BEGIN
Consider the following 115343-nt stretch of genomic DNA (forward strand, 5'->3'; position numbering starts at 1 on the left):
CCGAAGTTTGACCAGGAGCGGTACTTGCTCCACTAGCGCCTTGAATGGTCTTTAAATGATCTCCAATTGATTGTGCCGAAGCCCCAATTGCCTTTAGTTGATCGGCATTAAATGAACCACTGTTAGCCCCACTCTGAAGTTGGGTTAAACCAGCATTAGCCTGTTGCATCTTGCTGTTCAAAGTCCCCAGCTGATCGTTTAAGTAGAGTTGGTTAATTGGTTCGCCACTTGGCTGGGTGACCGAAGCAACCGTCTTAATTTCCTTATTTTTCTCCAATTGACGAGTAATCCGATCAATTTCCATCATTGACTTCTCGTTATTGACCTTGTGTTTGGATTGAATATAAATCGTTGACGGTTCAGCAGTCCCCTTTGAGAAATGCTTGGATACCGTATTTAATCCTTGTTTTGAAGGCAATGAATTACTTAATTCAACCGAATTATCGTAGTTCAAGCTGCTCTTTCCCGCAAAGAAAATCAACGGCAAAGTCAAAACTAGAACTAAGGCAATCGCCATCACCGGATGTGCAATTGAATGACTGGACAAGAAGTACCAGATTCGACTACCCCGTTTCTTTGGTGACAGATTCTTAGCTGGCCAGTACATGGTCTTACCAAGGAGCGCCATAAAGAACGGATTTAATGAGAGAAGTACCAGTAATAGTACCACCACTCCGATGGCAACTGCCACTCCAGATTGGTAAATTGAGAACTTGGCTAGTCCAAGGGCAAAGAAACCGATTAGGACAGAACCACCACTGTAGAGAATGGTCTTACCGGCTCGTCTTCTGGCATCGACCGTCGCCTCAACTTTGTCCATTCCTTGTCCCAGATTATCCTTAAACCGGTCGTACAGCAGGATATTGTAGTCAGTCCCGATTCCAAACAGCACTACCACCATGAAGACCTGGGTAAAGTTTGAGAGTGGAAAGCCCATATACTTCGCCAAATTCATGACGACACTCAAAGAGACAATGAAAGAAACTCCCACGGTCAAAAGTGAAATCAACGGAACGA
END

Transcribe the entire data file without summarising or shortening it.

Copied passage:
Consider the following 115343-nt stretch of genomic DNA (forward strand, 5'->3'; position numbering starts at 1 on the left):
CCGAAGTTTGACCAGGAGCGGTACTTGCTCCACTAGCGCCTTGAATGGTCTTTAAATGATCTCCAATTGATTGTGCCGAAGCCCCAATTGCCTTTAGTTGATCGGCATTAAATGAACCACTGTTAGCCCCACTCTGAAGTTGGGTTAAACCAGCATTAGCCTGTTGCATCTTGCTGTTCAAAGTCCCCAGCTGATCGTTTAAGTAGAGTTGGTTAATTGGTTCGCCACTTGGCTGGGTGACCGAAGCAACCGTCTTAATTTCCTTATTTTTCTCCAATTGACGAGTAATCCGATCAATTTCCATCATTGACTTCTCGTTATTGACCTTGTGTTTGGATTGAATATAAATCGTTGACGGTTCAGCAGTCCCCTTTGAGAAATGCTTGGATACCGTATTTAATCCTTGTTTTGAAGGCAATGAATTACTTAATTCAACCGAATTATCGTAGTTCAAGCTGCTCTTTCCCGCAAAGAAAATCAACGGCAAAGTCAAAACTAGAACTAAGGCAATCGCCATCACCGGATGTGCAATTGAATGACTGGACAAGAAGTACCAGATTCGACTACCCCGTTTCTTTGGTGACAGATTCTTAGCTGGCCAGTACATGGTCTTACCAAGGAGCGCCATAAAGAACGGATTTAATGAGAGAAGTACCAGTAATAGTACCACCACTCCGATGGCAACTGCCACTCCAGATTGGTAAATTGAGAACTTGGCTAGTCCAAGGGCAAAGAAACCGATTAGGACAGAACCACCACTGTAGAGAATGGTCTTACCGGCTCGTCTTCTGGCATCGACCGTCGCCTCAACTTTGTCCATTCCTTGTCCCAGATTATCCTTAAACCGGTCGTACAGCAGGATATTGTAGTCAGTCCCGATTCCAAACAGCACTACCACCATGAAGACCTGGGTAAAGTTTGAGAGTGGAAAGCCCATATACTTCGCCAAATTCATGACGACACTCAAAGAGACAATGAAAGAAACTCCCACGGTCAAAAGTGAAATCAACGGAACGA